Author 188114

William Ralph
Inge
1860
1954

English Prelate, Dean of Westminster, Writer

Author Quotes

I think middle-age is the best time, if we can escape the fatty degeneration of the conscience which often sets in at about fifty.

Many people believe that they are attracted by God, or by Nature, when they are only repelled by man.

Take away fear, and the battle of Freedom is half won.

The soul is dyed with the color of its leisure thoughts.

True contemplation considers Reality (or Being) in its manifestations as well as in its origin. If this is remembered, there need be no conflict between social morality and the inner life. Eckhart recognizes that it is a harder and a nobler task to preserve detachment in a crowd than in a cell; the little daily sacrifices of family life are often a greater trial than self-imposed mortifications. "We need not destroy any little good in ourselves for the sake of a better, but we should strive to grasp every truth in its highest meaning, for no one good contradicts another." "Love God, and do as you like, say the Free Spirits. Yes; but as long as you like anything contrary to God's will, you do not love Him."

In dealing with Englishmen you can be sure of one thing only, that the logical solution will not be adopted.

Mysticism may be defined as the attempt to realize the presence of the living God in the soul and in nature, or, more generally, as the attempt to realize, in thought and feeling, the immanence of the temporal in the eternal, and of the eternal in the temporal.

The average man is rich enough when he has a little more than he has got.

The statistics of suicide show that, for non-combatants at least, life is more interesting in war than in peace.

True faith is belief in the reality of absolute values.

In imperialism nothing fails like success. If the conqueror oppresses his subjects, they will become fanatical patriots, and sooner or later have their revenge; if he treats them well, and governs them for their good, they will multiply faster than their rulers, till they claim their independence.

No healthy civilization can ever be reared on a foundation of devitalized work.

The church is only a secular institution in which the half-educated speak to the half-converted.

The strongest wish of a vast number of earnest men and women to-day is for a basis of religious belief which shall rest, not upon tradition or external authority or historical evidence, but upon the ascertainable facts of human experience. The craving for immediacy, which we have seen to be characteristic of all mysticism, now takes the form of a desire to establish the validity of the God-consciousness as a normal part of the healthy inner life.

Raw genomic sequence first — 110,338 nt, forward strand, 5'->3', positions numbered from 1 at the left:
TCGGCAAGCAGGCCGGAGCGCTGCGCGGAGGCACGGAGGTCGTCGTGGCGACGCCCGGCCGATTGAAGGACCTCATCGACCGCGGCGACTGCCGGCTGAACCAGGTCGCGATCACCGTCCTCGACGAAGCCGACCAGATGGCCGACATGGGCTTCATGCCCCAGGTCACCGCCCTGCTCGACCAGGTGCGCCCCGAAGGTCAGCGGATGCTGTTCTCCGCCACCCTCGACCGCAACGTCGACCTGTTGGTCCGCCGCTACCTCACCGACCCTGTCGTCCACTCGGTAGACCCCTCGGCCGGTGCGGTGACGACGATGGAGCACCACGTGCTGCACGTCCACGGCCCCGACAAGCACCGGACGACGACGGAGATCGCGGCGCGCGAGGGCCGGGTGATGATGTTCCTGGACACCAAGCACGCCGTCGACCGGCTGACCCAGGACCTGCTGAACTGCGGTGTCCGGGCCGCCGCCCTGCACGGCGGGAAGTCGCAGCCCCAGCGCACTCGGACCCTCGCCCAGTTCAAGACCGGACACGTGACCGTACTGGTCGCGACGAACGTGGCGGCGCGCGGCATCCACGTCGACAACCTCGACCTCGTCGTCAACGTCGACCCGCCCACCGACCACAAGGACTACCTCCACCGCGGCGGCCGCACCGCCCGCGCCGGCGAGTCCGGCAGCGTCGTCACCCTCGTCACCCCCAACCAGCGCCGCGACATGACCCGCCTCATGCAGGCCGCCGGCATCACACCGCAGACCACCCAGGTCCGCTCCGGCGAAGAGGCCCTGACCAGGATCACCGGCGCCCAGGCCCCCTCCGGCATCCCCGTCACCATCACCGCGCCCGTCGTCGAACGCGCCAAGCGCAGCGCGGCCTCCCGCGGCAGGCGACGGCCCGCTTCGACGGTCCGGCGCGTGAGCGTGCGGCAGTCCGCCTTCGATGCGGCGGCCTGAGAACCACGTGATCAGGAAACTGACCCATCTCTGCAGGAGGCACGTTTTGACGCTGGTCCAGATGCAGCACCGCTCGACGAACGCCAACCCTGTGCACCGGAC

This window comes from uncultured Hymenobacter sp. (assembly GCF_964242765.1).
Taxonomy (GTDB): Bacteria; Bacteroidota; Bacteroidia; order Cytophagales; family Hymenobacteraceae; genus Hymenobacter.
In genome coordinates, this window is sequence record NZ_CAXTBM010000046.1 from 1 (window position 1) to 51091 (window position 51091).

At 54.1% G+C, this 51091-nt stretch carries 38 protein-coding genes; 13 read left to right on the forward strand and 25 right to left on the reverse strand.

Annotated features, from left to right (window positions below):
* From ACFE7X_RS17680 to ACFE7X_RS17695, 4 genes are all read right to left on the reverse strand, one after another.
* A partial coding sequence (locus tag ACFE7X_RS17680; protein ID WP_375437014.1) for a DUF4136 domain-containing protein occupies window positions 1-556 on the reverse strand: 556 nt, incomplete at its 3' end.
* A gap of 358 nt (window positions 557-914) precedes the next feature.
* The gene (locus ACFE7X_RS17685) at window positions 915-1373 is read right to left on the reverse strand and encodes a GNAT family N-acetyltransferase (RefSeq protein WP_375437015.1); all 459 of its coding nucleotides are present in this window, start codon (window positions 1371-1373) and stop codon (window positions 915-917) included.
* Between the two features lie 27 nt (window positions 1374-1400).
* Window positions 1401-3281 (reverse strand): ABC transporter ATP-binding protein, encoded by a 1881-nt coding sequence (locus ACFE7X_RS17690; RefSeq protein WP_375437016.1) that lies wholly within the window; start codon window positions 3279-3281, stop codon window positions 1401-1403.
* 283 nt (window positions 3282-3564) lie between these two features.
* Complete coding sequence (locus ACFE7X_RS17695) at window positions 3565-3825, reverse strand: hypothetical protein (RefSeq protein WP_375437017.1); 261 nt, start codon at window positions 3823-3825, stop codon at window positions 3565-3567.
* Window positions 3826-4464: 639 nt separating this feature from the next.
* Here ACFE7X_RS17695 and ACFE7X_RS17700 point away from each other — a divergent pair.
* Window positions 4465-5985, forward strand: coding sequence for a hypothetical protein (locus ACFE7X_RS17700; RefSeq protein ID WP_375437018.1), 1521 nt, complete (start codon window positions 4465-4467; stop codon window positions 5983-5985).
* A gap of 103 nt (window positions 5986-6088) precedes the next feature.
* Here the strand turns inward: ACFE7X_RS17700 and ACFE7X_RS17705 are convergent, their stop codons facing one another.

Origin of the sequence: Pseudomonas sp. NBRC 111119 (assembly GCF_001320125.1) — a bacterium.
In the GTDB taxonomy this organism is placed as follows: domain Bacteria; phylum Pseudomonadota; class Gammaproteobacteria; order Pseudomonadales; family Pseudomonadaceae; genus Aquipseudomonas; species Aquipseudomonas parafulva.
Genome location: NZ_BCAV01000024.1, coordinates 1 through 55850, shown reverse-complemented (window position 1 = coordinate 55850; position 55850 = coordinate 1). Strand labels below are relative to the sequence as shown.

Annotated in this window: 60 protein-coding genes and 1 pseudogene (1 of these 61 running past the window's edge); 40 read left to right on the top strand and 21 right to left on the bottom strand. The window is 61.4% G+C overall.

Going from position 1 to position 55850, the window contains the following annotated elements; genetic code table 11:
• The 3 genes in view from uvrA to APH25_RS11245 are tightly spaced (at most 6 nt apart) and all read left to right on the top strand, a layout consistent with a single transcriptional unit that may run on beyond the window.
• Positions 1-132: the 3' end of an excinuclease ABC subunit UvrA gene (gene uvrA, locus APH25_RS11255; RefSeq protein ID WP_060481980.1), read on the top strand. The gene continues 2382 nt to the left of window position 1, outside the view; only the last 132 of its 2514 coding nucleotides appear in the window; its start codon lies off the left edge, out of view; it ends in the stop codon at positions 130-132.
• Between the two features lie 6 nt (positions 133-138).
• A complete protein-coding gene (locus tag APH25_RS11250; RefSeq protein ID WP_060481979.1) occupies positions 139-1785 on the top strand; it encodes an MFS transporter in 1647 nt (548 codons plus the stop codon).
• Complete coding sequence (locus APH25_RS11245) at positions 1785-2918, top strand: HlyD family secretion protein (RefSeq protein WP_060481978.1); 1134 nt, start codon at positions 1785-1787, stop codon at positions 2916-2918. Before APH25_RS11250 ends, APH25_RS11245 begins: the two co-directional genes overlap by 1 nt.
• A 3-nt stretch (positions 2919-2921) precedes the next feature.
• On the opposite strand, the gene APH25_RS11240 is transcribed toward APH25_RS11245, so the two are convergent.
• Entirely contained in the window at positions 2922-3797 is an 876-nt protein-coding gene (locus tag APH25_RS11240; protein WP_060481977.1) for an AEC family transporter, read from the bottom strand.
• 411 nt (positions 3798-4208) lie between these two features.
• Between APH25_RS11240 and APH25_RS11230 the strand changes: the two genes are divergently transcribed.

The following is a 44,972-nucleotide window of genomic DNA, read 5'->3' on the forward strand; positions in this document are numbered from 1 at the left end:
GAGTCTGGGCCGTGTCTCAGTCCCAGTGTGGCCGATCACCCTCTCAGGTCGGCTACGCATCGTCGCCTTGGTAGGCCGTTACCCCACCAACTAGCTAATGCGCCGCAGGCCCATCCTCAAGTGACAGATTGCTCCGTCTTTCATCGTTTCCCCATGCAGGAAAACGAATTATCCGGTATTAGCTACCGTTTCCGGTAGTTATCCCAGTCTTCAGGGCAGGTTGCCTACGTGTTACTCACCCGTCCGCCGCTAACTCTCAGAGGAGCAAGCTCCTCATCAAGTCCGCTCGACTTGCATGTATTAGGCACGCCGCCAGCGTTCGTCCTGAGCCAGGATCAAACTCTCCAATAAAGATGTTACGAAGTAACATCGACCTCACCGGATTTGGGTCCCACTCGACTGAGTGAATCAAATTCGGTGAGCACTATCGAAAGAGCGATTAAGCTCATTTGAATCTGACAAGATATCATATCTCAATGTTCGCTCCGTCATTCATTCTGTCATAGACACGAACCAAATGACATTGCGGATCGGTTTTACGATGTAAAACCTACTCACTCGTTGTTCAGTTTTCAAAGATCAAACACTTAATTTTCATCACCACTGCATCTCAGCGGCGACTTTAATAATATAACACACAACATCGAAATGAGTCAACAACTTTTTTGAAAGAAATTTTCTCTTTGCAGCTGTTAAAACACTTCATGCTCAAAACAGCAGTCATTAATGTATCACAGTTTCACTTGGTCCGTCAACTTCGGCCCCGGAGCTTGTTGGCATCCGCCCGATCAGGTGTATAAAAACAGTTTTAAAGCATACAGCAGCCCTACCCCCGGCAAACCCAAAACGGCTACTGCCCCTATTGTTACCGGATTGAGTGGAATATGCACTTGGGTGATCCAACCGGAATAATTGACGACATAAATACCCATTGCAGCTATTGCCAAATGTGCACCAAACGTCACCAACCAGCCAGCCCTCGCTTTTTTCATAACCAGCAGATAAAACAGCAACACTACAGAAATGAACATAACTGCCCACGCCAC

Two chief pitfalls into which the mystic is liable to fall--dreamy inactivity and Antinomianism.

In praising science, it does not follow that we must adopt the very poor philosophies which scientific men have constructed. In philosophy they have much more to learn than to teach.

No word in our language ? not even "Socialism"? has been employed more loosely than "Mysticism." ? The history of the word begins in close connexion with the Greek mysteries. A mystic is one who has been, or is being, initiated into some esoteric knowledge of Divine things, about which he must keep his mouth shut?

The command ?Be fruitful and multiply? was promulgated, according to our authorities, when the population of the world consisted of two people.

The vulgar mind always mistakes the exceptional for the important.

We have enslaved the rest of the animal creation, and have treated our distant cousins in fur and feathers so badly that beyond doubt, if they were able to formulate a religion, they would depict the Devil in human form.

Individuals are occasionally guided by reason, crowds never.

Nobody is bored when he is trying to make something that is beautiful or to discover something that is true.

The Divine nature is Rest, he says in one of the German discourses; and in the Latin fragments we find: God rests in Himself, and makes all things rest in Him.

The wealth of a soul is measured by how much it can feel; its poverty by how little.

We must cut our coat according to our cloth, and adapt ourselves to changing circumstances.

Author Picture
First Name
William Ralph
Last Name
Inge
Birth Date
1860
Death Date
1954
Bio

English Prelate, Dean of Westminster, Writer